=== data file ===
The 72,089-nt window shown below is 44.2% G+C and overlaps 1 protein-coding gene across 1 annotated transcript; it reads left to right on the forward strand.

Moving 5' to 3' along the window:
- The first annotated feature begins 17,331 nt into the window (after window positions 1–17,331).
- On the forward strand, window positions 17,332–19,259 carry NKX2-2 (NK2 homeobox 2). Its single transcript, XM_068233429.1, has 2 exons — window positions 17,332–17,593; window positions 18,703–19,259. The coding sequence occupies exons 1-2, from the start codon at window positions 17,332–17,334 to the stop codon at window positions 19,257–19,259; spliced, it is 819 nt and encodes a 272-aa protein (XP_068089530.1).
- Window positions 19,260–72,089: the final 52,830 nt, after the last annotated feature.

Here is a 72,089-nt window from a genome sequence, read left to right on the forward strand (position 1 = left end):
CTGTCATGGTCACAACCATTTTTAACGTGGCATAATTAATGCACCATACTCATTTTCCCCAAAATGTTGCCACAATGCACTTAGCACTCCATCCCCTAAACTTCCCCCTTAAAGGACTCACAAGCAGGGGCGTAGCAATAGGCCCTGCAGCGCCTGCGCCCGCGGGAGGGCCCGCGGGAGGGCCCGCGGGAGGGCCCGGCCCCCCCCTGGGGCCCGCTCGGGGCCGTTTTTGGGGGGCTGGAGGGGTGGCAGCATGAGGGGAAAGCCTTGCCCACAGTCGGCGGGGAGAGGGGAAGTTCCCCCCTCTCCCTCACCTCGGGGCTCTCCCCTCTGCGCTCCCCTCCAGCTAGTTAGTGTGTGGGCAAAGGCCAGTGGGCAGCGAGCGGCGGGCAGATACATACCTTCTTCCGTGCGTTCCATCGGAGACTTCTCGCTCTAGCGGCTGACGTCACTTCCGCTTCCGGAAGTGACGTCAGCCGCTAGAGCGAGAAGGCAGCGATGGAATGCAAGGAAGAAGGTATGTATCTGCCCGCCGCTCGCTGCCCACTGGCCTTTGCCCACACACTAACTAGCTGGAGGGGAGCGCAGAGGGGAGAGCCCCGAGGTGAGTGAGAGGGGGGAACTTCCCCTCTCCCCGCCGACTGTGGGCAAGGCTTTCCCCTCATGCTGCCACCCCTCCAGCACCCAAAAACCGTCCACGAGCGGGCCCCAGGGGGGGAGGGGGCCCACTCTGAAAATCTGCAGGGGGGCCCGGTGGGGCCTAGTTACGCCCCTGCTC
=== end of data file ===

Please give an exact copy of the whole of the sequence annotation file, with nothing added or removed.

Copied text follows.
The 72,089-nt window shown below is 44.2% G+C and overlaps 1 protein-coding gene across 1 annotated transcript; it reads left to right on the forward strand.

Moving 5' to 3' along the window:
- The first annotated feature begins 17,331 nt into the window (after window positions 1–17,331).
- On the forward strand, window positions 17,332–19,259 carry NKX2-2 (NK2 homeobox 2). Its single transcript, XM_068233429.1, has 2 exons — window positions 17,332–17,593; window positions 18,703–19,259. The coding sequence occupies exons 1-2, from the start codon at window positions 17,332–17,334 to the stop codon at window positions 19,257–19,259; spliced, it is 819 nt and encodes a 272-aa protein (XP_068089530.1).
- Window positions 19,260–72,089: the final 52,830 nt, after the last annotated feature.

Here is a 72,089-nt window from a genome sequence, read left to right on the forward strand (position 1 = left end):
CTGTCATGGTCACAACCATTTTTAACGTGGCATAATTAATGCACCATACTCATTTTCCCCAAAATGTTGCCACAATGCACTTAGCACTCCATCCCCTAAACTTCCCCCTTAAAGGACTCACAAGCAGGGGCGTAGCAATAGGCCCTGCAGCGCCTGCGCCCGCGGGAGGGCCCGCGGGAGGGCCCGCGGGAGGGCCCGGCCCCCCCCTGGGGCCCGCTCGGGGCCGTTTTTGGGGGGCTGGAGGGGTGGCAGCATGAGGGGAAAGCCTTGCCCACAGTCGGCGGGGAGAGGGGAAGTTCCCCCCTCTCCCTCACCTCGGGGCTCTCCCCTCTGCGCTCCCCTCCAGCTAGTTAGTGTGTGGGCAAAGGCCAGTGGGCAGCGAGCGGCGGGCAGATACATACCTTCTTCCGTGCGTTCCATCGGAGACTTCTCGCTCTAGCGGCTGACGTCACTTCCGCTTCCGGAAGTGACGTCAGCCGCTAGAGCGAGAAGGCAGCGATGGAATGCAAGGAAGAAGGTATGTATCTGCCCGCCGCTCGCTGCCCACTGGCCTTTGCCCACACACTAACTAGCTGGAGGGGAGCGCAGAGGGGAGAGCCCCGAGGTGAGTGAGAGGGGGGAACTTCCCCTCTCCCCGCCGACTGTGGGCAAGGCTTTCCCCTCATGCTGCCACCCCTCCAGCACCCAAAAACCGTCCACGAGCGGGCCCCAGGGGGGGAGGGGGCCCACTCTGAAAATCTGCAGGGGGGCCCGGTGGGGCCTAGTTACGCCCCTGCTC